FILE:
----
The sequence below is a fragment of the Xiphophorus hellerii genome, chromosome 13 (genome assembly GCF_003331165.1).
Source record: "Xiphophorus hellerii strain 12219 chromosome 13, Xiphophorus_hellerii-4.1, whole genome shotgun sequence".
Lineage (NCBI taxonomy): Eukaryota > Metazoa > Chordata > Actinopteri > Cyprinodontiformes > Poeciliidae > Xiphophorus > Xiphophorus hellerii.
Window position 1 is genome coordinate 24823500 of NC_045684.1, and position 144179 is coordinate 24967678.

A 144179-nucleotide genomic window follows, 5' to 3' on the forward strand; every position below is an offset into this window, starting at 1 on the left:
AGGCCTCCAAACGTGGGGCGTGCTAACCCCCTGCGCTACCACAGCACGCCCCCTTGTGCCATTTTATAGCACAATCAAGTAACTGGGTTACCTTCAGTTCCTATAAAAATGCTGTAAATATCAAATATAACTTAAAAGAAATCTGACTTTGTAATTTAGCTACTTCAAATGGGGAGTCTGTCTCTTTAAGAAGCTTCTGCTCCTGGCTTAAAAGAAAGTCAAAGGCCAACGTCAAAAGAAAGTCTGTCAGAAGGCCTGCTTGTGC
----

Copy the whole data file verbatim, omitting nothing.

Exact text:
The sequence below is a fragment of the Xiphophorus hellerii genome, chromosome 13 (genome assembly GCF_003331165.1).
Source record: "Xiphophorus hellerii strain 12219 chromosome 13, Xiphophorus_hellerii-4.1, whole genome shotgun sequence".
Lineage (NCBI taxonomy): Eukaryota > Metazoa > Chordata > Actinopteri > Cyprinodontiformes > Poeciliidae > Xiphophorus > Xiphophorus hellerii.
Window position 1 is genome coordinate 24823500 of NC_045684.1, and position 144179 is coordinate 24967678.

A 144179-nucleotide genomic window follows, 5' to 3' on the forward strand; every position below is an offset into this window, starting at 1 on the left:
AGGCCTCCAAACGTGGGGCGTGCTAACCCCCTGCGCTACCACAGCACGCCCCCTTGTGCCATTTTATAGCACAATCAAGTAACTGGGTTACCTTCAGTTCCTATAAAAATGCTGTAAATATCAAATATAACTTAAAAGAAATCTGACTTTGTAATTTAGCTACTTCAAATGGGGAGTCTGTCTCTTTAAGAAGCTTCTGCTCCTGGCTTAAAAGAAAGTCAAAGGCCAACGTCAAAAGAAAGTCTGTCAGAAGGCCTGCTTGTGC